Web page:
Jack Pearadin and Doug Nelsen found a 1.73-carat diamond after nearly a year of searching the park's field.
Loss of an all-star
We felt the loss when the news came last week that Roshundalyn Scribner, the top-ranked senior in a class of 250 at Hall High School, had been killed in a car accident on Markham Street. She was crushed by another car as she attempted to move her stalled car off the street.
Scribner was — and will remain — a nominee for our annual Arkansas Times Academic All-Star team, to be announced in April. Her 4.269 gradepoint average came in a full slate of advanced placement courses — English, calculus, biology, European history, psychology and Spanish 5.
The daughter of Kevin Scribner and Sheila Dobson, she was a prize-winning poet (including in Spanish), student council president, winner of Hall’s award as the top science and math student, a member of the Mayor’s Youth Council and, in the words of counselor Linda Jones, “brilliant, an amazing leader and a lady in every positive aspect of the word.”
Scribner wrote in her essay for the contest: “A leader hears, but a great leader listens. A leader talks, but a great leader communicates effectively. A leader sees through her eyes, but a great leader sees through the eyes of the community. ... My experiences are enabling me to blossom into a determined individual who is aware of her goals and who plans to reach them.”
She had hoped to attend an Ivy League university. Brown seemed to be her preference, though she’d met the night of the accident with a representative of Yale. That detail inevitably brought a shivering memory of another searing loss of a student with great promise, Roosevelt Thompson, the Central High graduate and Rhodes scholar who was killed in a 1984 auto accident during his senior year at Yale. So much promise. So little time.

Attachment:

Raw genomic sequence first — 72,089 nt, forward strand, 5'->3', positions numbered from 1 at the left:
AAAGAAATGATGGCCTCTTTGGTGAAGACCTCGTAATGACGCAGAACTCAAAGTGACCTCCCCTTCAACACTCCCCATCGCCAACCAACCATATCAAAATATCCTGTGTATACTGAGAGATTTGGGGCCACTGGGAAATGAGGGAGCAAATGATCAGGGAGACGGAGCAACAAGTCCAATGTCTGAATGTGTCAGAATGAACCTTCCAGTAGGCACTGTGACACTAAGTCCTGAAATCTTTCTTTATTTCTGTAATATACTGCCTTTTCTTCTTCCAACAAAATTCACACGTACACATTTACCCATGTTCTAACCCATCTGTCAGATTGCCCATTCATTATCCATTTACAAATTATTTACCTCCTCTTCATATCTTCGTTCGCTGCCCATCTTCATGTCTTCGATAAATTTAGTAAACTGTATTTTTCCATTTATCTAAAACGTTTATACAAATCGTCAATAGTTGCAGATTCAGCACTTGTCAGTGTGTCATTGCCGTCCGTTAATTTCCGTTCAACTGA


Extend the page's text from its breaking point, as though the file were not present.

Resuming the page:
Methodists mix it up
The proposal to put George W. Bush’s presidential library and a related policy institute on the campus of Southern Methodist University in Dallas has stirred up controversy on the SMU faculty. A number have opposed the facility.
Some Arkansas Methodists have contributed to the debate.
Rebekah Miles, a United Methodist clergywoman and ethicist who teaches at SMU’s Perkins School of Theology and is a native Arkansan, wrote an article for a United Methodist publication endorsing the Bush facility, though she described herself as a Democrat who’d never voted for Bush. She said it would be a good teaching resource.
Kenneth Hicks, retired Methodist bishop of Arkansas, in an interview with Cybercast News Service said he was happy to be among the first to sign an Internet petition opposing the Bush facility.
“I happen to feel that the Bush administration has transgressed human rights, the way you go to war, the issue of torture and retaining political prisoners,” Hicks said. “I just felt that this was something the United Methodist Church should not necessarily be related to ... I think that President Bush has been influenced in his theology and his religion by right-wing religious interests more than he has by the traditional United Methodist social policy,” he said. “It’s sad to say, but I just don’t trust what that kind of an institution would be about.”
Ready to make good
Dan Wilson, the Minnesota singer-songwriter who just won a Grammy Award for best song for the Dixie Chicks’ “Not Ready to Make Nice,” performed in Little Rock last November at the University of Arkansas for Medical Sciences. The occasion was the 20th anniversary at UAMS for his father, Chancellor I. Dodd Wilson. Dodd and Ginger Wilson moved to Arkansas in 1986 from Minnesota; their son never lived here.
Dan Wilson was joined by his brother, Matt, and sister, Kit, in the performance of “Shaboom, Shaboom,” a song his father sang with a band in his youth.
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